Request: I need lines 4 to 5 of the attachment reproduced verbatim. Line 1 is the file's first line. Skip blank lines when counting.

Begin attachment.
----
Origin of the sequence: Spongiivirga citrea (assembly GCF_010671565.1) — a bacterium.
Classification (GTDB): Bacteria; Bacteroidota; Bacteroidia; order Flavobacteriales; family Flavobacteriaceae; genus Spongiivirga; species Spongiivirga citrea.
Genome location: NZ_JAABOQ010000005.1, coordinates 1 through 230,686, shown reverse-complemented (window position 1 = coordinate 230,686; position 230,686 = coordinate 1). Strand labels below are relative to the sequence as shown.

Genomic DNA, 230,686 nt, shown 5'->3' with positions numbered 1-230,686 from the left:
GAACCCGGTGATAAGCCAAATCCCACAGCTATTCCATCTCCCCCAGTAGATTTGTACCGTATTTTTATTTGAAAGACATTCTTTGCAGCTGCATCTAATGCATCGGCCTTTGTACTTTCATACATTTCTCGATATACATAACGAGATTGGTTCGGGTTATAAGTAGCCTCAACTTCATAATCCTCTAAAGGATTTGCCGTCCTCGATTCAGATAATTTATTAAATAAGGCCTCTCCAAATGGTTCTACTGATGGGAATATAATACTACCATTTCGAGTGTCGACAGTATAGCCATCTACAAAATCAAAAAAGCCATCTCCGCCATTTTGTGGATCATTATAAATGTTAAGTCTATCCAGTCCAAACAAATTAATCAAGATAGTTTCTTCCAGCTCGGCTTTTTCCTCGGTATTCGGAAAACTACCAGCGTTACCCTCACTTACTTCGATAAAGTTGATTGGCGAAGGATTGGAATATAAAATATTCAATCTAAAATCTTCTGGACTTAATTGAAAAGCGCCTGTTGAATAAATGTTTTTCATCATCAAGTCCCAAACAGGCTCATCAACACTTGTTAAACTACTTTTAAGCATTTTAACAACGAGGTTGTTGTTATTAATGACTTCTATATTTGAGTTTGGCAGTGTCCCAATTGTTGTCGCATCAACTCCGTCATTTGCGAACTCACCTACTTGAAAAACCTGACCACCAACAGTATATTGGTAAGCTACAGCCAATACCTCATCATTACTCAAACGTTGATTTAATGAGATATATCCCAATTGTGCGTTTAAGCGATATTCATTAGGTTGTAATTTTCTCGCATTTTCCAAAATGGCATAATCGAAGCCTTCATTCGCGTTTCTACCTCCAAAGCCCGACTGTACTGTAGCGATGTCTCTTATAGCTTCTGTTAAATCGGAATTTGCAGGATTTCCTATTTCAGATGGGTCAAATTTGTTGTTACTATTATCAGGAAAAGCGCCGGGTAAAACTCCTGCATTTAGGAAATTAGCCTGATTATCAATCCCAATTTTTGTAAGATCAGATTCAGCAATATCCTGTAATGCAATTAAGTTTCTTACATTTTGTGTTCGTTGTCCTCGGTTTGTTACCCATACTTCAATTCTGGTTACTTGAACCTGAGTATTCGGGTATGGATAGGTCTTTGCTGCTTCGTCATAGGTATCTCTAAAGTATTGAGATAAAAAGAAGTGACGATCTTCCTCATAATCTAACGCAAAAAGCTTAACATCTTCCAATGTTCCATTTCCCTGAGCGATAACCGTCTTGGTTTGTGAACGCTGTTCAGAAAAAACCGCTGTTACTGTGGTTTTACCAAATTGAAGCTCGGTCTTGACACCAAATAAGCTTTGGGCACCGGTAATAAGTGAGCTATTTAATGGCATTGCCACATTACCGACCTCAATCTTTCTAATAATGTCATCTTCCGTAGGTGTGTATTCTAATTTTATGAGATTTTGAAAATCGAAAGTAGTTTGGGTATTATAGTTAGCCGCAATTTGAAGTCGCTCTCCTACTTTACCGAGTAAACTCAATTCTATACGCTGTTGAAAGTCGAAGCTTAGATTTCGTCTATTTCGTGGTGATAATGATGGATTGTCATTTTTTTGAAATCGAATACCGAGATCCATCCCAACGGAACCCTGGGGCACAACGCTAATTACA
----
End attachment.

Genomic DNA, 230,686 nt, shown 5'->3' with positions numbered 1-230,686 from the left:
GAACCCGGTGATAAGCCAAATCCCACAGCTATTCCATCTCCCCCAGTAGATTTGTACCGTATTTTTATTTGAAAGACATTCTTTGCAGCTGCATCTAATGCATCGGCCTTTGTACTTTCATACATTTCTCGATATACATAACGAGATTGGTTCGGGTTATAAGTAGCCTCAACTTCATAATCCTCTAAAGGATTTGCCGTCCTCGATTCAGATAATTTATTAAATAAGGCCTCTCCAAATGGTTCTACTGATGGGAATATAATACTACCATTTCGAGTGTCGACAGTATAGCCATCTACAAAATCAAAAAAGCCATCTCCGCCATTTTGTGGATCATTATAAATGTTAAGTCTATCCAGTCCAAACAAATTAATCAAGATAGTTTCTTCCAGCTCGGCTTTTTCCTCGGTATTCGGAAAACTACCAGCGTTACCCTCACTTACTTCGATAAAGTTGATTGGCGAAGGATTGGAATATAAAATATTCAATCTAAAATCTTCTGGACTTAATTGAAAAGCGCCTGTTGAATAAATGTTTTTCATCATCAAGTCCCAAACAGGCTCATCAACACTTGTTAAACTACTTTTAAGCATTTTAACAACGAGGTTGTTGTTATTAATGACTTCTATATTTGAGTTTGGCAGTGTCCCAATTGTTGTCGCATCAACTCCGTCATTTGCGAACTCACCTACTTGAAAAACCTGACCACCAACAGTATATTGGTAAGCTACAGCCAATACCTCATCATTACTCAAACGTTGATTTAATGAGATATATCCCAATTGTGCGTTTAAGCGATATTCATTAGGTTGTAATTTTCTCGCATTTTCCAAAATGGCATAATCGAAGCCTTCATTCGCGTTTCTACCTCCAAAGCCCGACTGTACTGTAGCGATGTCTCTTATAGCTTCTGTTAAATCGGAATTTGCAGGATTTCCTATTTCAGATGGGTCAAATTTGTTGTTACTATTATCAGGAAAAGCGCCGGGTAAAACTCCTGCATTTAGGAAATTAGCCTGATTATCAATCCCAATTTTTGTAAGATCAGATTCAGCAATATCCTGTAATGCAATTAAGTTTCTTACATTTTGTGTTCGTTGTCCTCGGTTTGTTACCCATACTTCAATTCTGGTTACTTGAACCTGAGTATTCGGGTATGGATAGGTCTTTGCTGCTTCGTCATAGGTATCTCTAAAGTATTGAGATAAAAAGAAGTGACGATCTTCCTCATAATCTAACGCAAAAAGCTTAACATCTTCCAATGTTCCATTTCCCTGAGCGATAACCGTCTTGGTTTGTGAACGCTGTTCAGAAAAAACCGCTGTTACTGTGGTTTTACCAAATTGAAGCTCGGTCTTGACACCAAATAAGCTTTGGGCACCGGTAATAAGTGAGCTATTTAATGGCATTGCCACATTACCGACCTCAATCTTTCTAATAATGTCATCTTCCGTAGGTGTGTATTCTAATTTTATGAGATTTTGAAAATCGAAAGTAGTTTGGGTATTATAGTTAGCCGCAATTTGAAGTCGCTCTCCTACTTTACCGAGTAAACTCAATTCTATACGCTGTTGAAAGTCGAAGCTTAGATTTCGTCTATTTCGTGGTGATAATGATGGATTGTCATTTTTTTGAAATCGAATACCGAGATCCATCCCAACGGAACCCTGGGGCACAACGCTAATTACA